Hundreds of articles have been written about Oscar Pistorius and “roid rage” after police allegedly discovered prohibited anabolic steroids at his home. This led to much discussion and speculation that “roid rage” may have caused Pistorius to kill his girlfriend. It turns out that the police made an embarrassing mistake. They didn’t really find anabolic steroids after all.
Hilton Botha, a Detective Warrant Officer for the South African Police Service, testified in Pretoria Magistrate’s Court that he found two boxes of testosterone, needles and syringes in Pistorius’ bedroom. South African State Prosecutor Gerrie Nel also told the court that police found testosterone.
Detective Botha was forced to withdraw his testimony after admitting he “didn’t read the whole name” on the box of suspected steroids after a cross-examination by Pistorius’ defense attorney.
Instead, it appears that police and prosecutors mistakenly identified an innocuous homeopathic preparation as testosterone. The product was “testocomposutim coenzyme” according to the New York Times.
Barry Roux, a lawyer for Mr. Pistorius, cross-examined Detective Botha, seeking to poke holes in his account.
The substance found, Mr. Roux said, was not testosterone at all but a herbal supplement called testocomposutim coenzyme, which is used by many athletes and not banned by anti-doping agencies. Asked if the substance had been tested, Detective Botha said tests had not yet been completed.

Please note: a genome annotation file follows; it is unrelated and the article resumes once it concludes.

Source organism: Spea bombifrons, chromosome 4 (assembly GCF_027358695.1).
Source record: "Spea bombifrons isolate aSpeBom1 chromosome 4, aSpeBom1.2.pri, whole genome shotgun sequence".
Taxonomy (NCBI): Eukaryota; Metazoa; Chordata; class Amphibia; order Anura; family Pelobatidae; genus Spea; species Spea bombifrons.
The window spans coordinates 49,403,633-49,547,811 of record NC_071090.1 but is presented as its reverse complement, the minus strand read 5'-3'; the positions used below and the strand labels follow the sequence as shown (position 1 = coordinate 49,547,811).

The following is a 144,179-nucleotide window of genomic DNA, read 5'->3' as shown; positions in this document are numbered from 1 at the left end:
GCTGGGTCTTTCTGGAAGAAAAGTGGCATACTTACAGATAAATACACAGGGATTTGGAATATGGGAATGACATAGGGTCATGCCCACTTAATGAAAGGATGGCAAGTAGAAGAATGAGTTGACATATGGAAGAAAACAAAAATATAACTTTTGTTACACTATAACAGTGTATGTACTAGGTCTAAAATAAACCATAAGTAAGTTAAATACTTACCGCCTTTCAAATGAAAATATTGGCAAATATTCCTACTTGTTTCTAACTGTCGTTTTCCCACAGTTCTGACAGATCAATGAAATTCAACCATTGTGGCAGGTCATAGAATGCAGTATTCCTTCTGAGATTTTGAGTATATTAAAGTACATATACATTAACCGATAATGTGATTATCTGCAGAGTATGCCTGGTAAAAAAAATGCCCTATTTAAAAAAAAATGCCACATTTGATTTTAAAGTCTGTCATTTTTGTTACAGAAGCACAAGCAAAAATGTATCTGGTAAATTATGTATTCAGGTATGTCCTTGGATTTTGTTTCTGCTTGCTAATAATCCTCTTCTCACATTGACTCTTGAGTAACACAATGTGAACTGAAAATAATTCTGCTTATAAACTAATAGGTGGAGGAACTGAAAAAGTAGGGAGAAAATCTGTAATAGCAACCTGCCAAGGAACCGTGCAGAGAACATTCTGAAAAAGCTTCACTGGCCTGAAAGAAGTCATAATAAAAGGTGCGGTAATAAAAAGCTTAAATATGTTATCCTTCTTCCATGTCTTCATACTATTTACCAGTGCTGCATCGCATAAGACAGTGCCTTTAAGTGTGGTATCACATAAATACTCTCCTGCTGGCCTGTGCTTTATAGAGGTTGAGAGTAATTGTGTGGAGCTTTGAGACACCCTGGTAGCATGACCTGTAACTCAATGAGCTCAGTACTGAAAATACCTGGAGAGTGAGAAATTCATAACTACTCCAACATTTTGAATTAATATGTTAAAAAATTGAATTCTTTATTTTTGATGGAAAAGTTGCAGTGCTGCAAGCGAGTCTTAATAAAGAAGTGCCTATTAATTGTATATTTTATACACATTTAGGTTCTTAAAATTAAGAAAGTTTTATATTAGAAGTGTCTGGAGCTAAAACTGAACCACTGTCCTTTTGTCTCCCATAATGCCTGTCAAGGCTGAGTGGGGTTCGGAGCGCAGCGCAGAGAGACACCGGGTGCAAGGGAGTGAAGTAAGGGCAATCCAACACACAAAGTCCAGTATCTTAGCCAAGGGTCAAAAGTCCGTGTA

“I didn’t read the whole name” on the container, Detective Botha admitted.
A Google search for “testocomposutim coenzyme” did not result in a match for any products by that name. The closest match was a homeopathic remedy called “testis composutim” that appears to be somewhat consistent with Roux’s description of the product .
Pistorius’ lead defense lawyer, Barry Roux, asserted when questioning the detective — who has 16 years’ experience as a detective and 24 years with the police — that it was not a banned substance and that police were trying to give the discovery a “negative connotation.”
“It is an herbal remedy,” Roux said. “It is not a steroid and it is not a banned substance.”
A pending lab analysis will make the final determination as to the presence or absence of banned anabolic steroids.
Is ‘testis compositum’ the mystery substance used by Pistorius? If so, what is it?
Testis compositum is manufactured by Heel. It is a combination of several organ extracts (including animal testicles) and various homoeopathic remedies according to the manufacturer.
Testis compositum contains five different organ extracts: testis suis (animal testicles), embryo suis (embryo), diencephalon suis, cor suis (heart) and glandula suprarenalis suis.
Testis compositum includes multiple single homoeopathic remedies: Aralia quinquefolia, Selenium metallicum (selenium), Lycopodium clavatum (club moss), Conium maculatum (spotted hemlock), Ferrum phosphoricum (iron phosphate), Zincum metallicum (zinc), Phosphorus, Curare (arrow poison), Caladium seguinum, Cantharis (Spanish Fly), Agnus castus (chaste tree), Damiana (Turnera aphrodisiaca), Panax ginseng, Kalium picrinicum (potassium picrate), Strychninum phosphoricum (strychnine phosphate), Magnesium phosphoricum (magnesium), Manganum phosphoricum (managanese phosphate). It also contains the following enzyme “co-factors”: Acidum ascorbicum (Vitamin C) and Cortisonum aceticum (cortisone acetate).
If athletes are still injecting animal testicle extracts, it represents a major step backwards for science. While this may have been popular among athletes over a century ago (e.g. Baseball Hall of Famer Pud Galvin’s injections of Brown-Séquard Elixir in 1889), most athletes have upgraded their choice of performance-enhancing products to reflect advances in science.
At any rate, Testis Compositum will surely make a great addition to the deer antler spray non-doping doping regimen!
UPDATE February 24, 2013: Various news media have confirmed the product was “Testis Compositum.”